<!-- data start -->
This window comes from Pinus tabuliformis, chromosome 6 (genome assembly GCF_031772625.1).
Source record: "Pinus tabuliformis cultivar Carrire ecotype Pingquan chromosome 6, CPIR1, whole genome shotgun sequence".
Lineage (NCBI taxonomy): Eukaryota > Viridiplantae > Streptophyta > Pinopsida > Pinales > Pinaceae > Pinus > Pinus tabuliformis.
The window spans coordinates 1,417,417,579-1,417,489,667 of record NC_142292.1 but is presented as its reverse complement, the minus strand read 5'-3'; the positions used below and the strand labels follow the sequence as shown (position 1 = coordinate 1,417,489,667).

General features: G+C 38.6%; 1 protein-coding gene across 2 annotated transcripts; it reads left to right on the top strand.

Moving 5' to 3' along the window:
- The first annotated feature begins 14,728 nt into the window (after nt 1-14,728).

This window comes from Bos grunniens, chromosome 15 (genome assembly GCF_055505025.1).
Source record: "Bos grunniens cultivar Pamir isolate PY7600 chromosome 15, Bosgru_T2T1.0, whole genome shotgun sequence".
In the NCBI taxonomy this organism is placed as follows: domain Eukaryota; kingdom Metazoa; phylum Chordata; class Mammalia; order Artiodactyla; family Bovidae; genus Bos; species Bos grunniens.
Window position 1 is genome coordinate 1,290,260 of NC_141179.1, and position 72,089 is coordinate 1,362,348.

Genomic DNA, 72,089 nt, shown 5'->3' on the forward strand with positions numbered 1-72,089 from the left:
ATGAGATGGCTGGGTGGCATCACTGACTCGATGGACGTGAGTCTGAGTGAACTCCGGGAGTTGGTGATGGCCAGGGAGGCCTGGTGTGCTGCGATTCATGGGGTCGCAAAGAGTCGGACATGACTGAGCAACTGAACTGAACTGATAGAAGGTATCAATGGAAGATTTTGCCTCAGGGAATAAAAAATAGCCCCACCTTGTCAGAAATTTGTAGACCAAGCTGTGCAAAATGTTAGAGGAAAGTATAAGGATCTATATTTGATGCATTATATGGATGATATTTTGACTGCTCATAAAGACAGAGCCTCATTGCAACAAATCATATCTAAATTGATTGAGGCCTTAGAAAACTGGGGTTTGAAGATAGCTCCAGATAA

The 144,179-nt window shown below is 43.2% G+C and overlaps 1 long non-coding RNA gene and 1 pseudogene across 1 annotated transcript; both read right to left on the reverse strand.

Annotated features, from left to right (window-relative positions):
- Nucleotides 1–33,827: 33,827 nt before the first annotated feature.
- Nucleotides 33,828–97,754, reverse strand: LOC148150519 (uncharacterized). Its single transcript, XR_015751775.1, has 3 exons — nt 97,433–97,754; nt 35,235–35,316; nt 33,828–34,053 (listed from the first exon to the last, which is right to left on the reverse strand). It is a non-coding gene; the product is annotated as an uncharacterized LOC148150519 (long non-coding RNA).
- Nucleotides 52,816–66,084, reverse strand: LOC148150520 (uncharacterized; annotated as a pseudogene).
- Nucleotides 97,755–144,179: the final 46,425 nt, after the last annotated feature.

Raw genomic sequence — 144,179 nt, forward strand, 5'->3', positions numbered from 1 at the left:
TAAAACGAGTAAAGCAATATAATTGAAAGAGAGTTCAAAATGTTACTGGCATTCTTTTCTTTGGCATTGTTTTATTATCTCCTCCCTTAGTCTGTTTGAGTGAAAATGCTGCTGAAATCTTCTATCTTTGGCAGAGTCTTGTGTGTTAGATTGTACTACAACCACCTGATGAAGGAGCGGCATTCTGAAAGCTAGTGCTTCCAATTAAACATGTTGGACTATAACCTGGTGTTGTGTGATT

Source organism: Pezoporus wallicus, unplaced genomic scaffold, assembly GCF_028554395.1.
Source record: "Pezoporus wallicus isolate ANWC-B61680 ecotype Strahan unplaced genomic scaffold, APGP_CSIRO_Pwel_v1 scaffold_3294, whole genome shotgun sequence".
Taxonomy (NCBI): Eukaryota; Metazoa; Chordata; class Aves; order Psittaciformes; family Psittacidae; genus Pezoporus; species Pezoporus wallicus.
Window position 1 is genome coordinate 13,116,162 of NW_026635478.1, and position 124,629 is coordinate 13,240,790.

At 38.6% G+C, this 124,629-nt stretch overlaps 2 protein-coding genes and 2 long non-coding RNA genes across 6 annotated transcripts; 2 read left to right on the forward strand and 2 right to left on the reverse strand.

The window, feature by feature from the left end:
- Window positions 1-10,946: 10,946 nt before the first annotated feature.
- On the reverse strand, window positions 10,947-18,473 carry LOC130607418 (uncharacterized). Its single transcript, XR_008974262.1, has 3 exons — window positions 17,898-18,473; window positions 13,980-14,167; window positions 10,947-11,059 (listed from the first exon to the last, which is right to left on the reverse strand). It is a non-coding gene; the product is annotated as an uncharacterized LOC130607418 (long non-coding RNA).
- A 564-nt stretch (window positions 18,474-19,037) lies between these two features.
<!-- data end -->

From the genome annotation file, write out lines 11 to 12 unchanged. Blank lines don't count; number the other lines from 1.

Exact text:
Window position 1 is genome coordinate 1,290,260 of NC_141179.1, and position 72,089 is coordinate 1,362,348.

Genomic DNA, 72,089 nt, shown 5'->3' on the forward strand with positions numbered 1-72,089 from the left: